him. When he said that he was instituting a Clear
Skies Inititiative, we thought, "Oh, great! Clear
skies. That's his pollution program", not realizing that it was
Orwellian and it was the exact opposite of clear
skies. Or healthy forests. Or the other bullshit that
he tries to pass off. But now, finally, after three
years, people have caught on. People are catching on
to this guy. They're realizing, no, he's not Mr. Honour and
Integrity. He's a bigger liar than the last guy. I mean, I never
thought Bill Clinton lied about anything that was really
important. But George Bush does lie about things that are
very important, and I think people are catching on to
things.

GM: And badly.
BM: And badly!

GM: But I don't know if Kerry's the guy to do it.
BM: Kerry?

GM: Yeah. He kind of looks like the whole Dukakis
thing all over again.

BM: No, I don't think so. First of all, he's a
veteran, which means a lot. I also think he's a lot
meaner, which is good. Because you gotta be mean to
take on a prick like George Bush. You gotta be as
dirty as they are. And I think John Kerry...
Everything I've heard about him from
people in the Boston area say, "The more you get to
know him, the less you like him." Which is fine. I
don't need to love the guy. You know what? I don't
care if he's a prick. If he's a prick who can beat
George Bush, if he's a prick who can get things done,
then I say let's have a
prick in the White House.

GM: That's what I always felt when celebrities were
always gushing over Reagan, going, "Oh, he's such a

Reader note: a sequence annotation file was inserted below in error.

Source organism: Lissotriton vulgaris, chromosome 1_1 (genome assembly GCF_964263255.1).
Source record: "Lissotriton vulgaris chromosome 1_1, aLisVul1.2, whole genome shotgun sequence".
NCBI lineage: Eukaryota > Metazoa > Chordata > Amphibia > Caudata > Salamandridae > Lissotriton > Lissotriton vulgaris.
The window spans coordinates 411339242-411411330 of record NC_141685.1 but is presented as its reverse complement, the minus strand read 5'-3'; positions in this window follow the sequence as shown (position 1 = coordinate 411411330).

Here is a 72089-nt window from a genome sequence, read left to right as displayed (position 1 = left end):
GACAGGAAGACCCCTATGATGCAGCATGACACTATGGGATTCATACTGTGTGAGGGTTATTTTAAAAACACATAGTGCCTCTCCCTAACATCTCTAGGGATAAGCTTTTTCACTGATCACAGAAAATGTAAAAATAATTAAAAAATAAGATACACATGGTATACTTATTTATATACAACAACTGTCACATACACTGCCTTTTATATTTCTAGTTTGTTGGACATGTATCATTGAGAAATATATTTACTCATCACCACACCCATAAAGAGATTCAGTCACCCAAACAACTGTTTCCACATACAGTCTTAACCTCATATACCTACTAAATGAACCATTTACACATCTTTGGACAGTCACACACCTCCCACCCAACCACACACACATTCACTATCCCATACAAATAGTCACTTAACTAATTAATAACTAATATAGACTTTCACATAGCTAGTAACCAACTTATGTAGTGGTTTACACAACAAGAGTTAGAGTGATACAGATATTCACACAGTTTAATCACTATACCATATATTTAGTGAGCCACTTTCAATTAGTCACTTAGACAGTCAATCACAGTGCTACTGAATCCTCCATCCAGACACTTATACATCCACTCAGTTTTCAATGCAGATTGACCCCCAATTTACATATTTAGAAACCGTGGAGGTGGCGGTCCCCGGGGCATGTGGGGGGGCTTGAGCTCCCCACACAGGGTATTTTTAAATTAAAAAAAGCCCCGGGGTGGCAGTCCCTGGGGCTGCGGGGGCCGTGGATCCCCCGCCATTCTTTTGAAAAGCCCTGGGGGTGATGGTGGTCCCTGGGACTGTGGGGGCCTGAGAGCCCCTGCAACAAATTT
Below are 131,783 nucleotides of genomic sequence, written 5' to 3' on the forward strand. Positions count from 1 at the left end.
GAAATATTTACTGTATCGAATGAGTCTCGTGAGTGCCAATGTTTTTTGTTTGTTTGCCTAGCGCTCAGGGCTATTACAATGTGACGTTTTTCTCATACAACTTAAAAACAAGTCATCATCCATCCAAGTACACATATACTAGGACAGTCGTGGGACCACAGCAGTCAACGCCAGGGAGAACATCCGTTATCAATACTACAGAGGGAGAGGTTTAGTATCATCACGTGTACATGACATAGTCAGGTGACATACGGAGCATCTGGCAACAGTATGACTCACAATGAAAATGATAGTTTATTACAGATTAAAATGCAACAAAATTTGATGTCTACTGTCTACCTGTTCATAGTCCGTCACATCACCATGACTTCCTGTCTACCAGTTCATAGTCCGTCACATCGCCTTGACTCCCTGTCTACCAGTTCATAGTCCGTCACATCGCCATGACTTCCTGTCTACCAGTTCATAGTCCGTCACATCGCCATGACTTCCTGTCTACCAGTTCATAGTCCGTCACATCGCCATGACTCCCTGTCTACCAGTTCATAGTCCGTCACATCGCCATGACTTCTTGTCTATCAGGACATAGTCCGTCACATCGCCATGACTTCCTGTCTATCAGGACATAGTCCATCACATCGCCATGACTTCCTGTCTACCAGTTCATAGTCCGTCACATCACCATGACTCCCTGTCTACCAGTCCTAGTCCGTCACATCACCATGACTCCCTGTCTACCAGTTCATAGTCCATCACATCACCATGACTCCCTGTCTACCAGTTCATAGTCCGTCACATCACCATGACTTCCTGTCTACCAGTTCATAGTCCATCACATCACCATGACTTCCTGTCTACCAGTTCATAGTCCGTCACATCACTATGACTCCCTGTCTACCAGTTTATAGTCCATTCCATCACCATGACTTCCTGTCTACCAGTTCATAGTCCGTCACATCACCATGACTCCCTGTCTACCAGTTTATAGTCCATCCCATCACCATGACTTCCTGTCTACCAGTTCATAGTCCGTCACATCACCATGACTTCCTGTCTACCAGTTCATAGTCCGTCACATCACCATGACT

nice guy!" I go, "Who cares?! Irrelevant!"

BM: Back when I was a much younger comedian in the
'80s, I used to have a whole routine about that. And
the joke was, "People say Reagan's a nice guy. Let him
get a little store."

GM: Exactly! Okay, last question because I know you
gotta run: If a major network like ABC, or whatever --
okay, probably not ABC -- came to you with more money
to take you away and do the same show you're doing
now, would you do it?

BM: No, I'm pretty loyal to HBO.

GM: Well, if HBO said they're not getting the numbers.
The point of the question is, would you trust these
major networks again?

BM: Look, every network nowadays is owned by a huge
corporation, so I think you are always subject to some
decision that is made on a corporate level far, far,
far above anyone who really cares about content in
show business. But having said that, I still think
HBO... I know the people longer and better than any
other executives in the business. And more than any
other network, I feel at home and I feel trusted,
so... check back with me.